Amon Amarth and Entombed A.D. – Saint Andrew’s Hall 5/2/16
These last few weeks have been brutal for me. Aside from my normal day job, I’ve also been helping my girlfriend with her work over the weekends. I’d love to sit at home and relax, but it’s not happening until this upcoming Friday.
5/2 was pretty bad. My body was aching, my head was throbbing, and morale was dismally low. A weekend of long work days and longer party-filled nights caught up to me and I still had to make it to work at 7 AM. Somehow, I blinked my eye and it was over. I was parking my car in front of my house, and I felt like doing nothing. The missus and I crashed on the couch when I got home from work, basking in the much-needed relief provided by a simple cushion. We discussed the prospect of going to Amon Amarth. Last week we knew that we would be too tired, but for some reason, it popped into my head that going wasn’t a bad idea.
Within half an hour, I was at Saint Andrew’s Hall, surrounded by fat sweaty metalheads and skinny nerdy metalheads. As I walked in, Entombed A.D. was taking the stage, holding their guitars aloft while an annoying intro boomed over the speakers. People were already packed on the main floor like sardines, so we trudged up to the balcony.
Entombed A.D. is one of those bands that aren’t nearly as good as they sound on paper, but only a little bit. Essentially the band Entombed without their original guitarist, their current two albums are both okay, but neither matched Entombed classics like Morning Star or Left Hand Path. Eventually, they’re going to drop a totally dynamite album. Third time’s a charm, right?
That said, the set was pretty awesome. Amon Amarth’s elevated drums took up a ton of the stage, so Entombed’s drummer had to set up on the stage floor, leaving very little leg room for singer Lars-Goran Petrov and friends at the front. If they head banged any harder, they would have accidentally hit the audience.
The new songs comprised most of the set, all containing a much more pronounced death metal influence than the average Entombed song. The band was tight, Petrov was great, and the crowd could have cared less. No one reacted to anything, regardless of how awesome the solos or choruses were. It was a big communal case of the motherfuckin’ mondays.
I’m surprised the band pretended to leave for the encore, because nobody said a damn thing and half the band members didn’t leave at all. They finally cruised through “Wolverine Blues” and “Left Hand Path”, both of which had a little less energy than their newer material. The crowd responded with a few woos and metal horns before they left.
My girlfriend and I snuck up pretty close to the stage. Only twenty-five minutes passed before Amon Amarth, with obligatory spoken word audio about vikings booming as they stepped on. Kicking off with “The Pursuit of Vikings”, the band stormed through a variety of their newer tracks first, Johan Hegg providing witty commentary between each song.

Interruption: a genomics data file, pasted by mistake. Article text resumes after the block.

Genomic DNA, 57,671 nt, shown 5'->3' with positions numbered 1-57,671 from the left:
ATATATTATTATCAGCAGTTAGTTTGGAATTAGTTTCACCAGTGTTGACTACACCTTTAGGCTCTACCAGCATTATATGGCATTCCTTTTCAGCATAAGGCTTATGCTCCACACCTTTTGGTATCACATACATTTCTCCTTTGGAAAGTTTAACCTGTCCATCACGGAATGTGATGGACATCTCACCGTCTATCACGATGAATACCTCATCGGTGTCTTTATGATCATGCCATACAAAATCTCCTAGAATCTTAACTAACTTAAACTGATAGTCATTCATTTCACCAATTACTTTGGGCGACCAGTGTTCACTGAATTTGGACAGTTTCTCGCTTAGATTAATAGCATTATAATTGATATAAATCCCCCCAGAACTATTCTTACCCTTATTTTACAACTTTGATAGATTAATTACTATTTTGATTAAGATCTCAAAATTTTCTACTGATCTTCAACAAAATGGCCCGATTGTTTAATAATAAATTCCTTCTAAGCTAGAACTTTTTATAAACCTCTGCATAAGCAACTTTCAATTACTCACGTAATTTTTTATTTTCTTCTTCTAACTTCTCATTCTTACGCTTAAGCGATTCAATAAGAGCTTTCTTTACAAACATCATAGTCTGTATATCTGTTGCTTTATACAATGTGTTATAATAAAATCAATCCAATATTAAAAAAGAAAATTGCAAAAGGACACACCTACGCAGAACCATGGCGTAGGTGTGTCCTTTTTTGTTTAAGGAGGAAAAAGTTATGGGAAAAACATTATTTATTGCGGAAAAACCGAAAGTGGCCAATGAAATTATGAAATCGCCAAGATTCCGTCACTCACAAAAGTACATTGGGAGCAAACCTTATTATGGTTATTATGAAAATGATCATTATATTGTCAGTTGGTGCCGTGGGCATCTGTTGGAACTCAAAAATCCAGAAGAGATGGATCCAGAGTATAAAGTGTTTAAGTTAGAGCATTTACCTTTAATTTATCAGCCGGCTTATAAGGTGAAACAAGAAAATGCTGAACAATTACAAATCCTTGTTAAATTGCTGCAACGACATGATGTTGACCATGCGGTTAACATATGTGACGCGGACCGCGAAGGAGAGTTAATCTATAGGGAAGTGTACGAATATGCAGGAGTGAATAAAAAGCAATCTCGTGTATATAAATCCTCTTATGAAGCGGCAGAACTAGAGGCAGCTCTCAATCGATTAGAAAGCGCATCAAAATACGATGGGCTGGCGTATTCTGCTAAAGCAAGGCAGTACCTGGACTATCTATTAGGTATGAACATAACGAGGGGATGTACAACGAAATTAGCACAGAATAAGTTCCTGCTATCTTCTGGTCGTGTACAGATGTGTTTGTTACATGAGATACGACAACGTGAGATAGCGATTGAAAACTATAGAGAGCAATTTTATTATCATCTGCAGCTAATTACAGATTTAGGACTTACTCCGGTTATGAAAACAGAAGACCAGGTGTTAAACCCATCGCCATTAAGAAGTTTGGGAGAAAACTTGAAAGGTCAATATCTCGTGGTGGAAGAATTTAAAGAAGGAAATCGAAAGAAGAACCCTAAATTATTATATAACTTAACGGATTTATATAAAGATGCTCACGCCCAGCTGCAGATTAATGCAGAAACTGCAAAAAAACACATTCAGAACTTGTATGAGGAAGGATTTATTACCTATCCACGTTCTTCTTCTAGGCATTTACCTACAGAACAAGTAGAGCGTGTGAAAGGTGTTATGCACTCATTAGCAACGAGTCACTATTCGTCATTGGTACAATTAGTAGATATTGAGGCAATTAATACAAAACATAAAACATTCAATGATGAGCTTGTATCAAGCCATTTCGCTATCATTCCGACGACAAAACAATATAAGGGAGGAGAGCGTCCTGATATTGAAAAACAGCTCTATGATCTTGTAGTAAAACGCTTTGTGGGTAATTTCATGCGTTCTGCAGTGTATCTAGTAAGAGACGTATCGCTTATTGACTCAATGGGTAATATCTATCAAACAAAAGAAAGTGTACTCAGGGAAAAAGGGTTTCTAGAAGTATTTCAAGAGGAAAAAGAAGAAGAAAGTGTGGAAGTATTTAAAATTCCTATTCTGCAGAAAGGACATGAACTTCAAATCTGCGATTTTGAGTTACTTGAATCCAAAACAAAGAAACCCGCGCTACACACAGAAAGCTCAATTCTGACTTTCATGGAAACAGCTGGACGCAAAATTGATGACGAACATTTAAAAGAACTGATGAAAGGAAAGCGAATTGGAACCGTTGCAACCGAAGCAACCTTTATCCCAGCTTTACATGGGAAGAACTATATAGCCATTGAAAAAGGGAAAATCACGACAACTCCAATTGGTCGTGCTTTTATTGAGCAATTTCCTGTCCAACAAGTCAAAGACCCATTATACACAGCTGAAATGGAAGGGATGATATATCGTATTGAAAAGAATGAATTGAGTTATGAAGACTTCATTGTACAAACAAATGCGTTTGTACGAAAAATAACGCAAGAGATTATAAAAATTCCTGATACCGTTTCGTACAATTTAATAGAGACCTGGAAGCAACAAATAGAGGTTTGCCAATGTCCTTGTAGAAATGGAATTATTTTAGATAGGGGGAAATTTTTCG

I’ve never seen the band, and I was instantly impressed. While Johan Soderberg is a little stiff and he has this “I whip my hair back and forth/I whip my hair back and forth” thing going on, everything always comes together when the band starts their in unison head-banging routine. I wonder how much practice they had to get in before they all rolled their heads the same way. Not only that, but imagine how crucial maintaining a similar hair length becomes.
Other theatrics included a duo of viking warriors with weapons. They came out with swords a couple times and bows for “One Thousand Burning Arrows”, although the armor-clad men never did anything. I would have loved to see the band members fight their foes.
The crowd was pretty cold towards their new stuff until they started playing older tracks, which . I was glad “Thousand Years of Oppression” made it into the set, but “Death In Fire” made everyone go nuts. Crowdsurfing, screaming, moshing, it was the first time all evening anyone seemed to realize they were at a concert.
“Runes to My Memory” cooled it back down until “Raise Your Horns”, the one new track everyone liked. They all pulled out giant horn goblets and drank a bunch of beer from them. The audience went nuts, and everyone pretended to know the words. “Guardians of Asgaard” and “Twilight of the Thunder God” followed with even more excitement. The whole crew around me only seemed to awaken when the latter’s opening riff came on, which is unfortunate considering it closed the night.
Honestly, the band was on fire the entire night. Not a single note was missed, and the band tried really hard to wake us assholes up.
Afterwards, we went home and drank beers because Amon Amarth made it look sooo cool. I spent the whole evening screaming and head-banging, which left me with a sore throat and neck the next day. My boss came in for a crucial performance evaluation that day, but I think I did okay. I should have been too tired and miserable to do anything, but I mean, in the end, if you’re happy, doesn’t everything else follow suit?
And both bands made me very happy. While Entombed A.D. was obviously thrown off by the crowd’s indifference near the end of their set, Amon Amarth played the same as they would in front of the small Detroit crowd as they would at Wacken Open Air. Except y’know, they didn’t row out a viking ship or anything because they barely had enough room to scratch their armpit.
Entombed A.D. performance: B
Amon Amarth performance: A-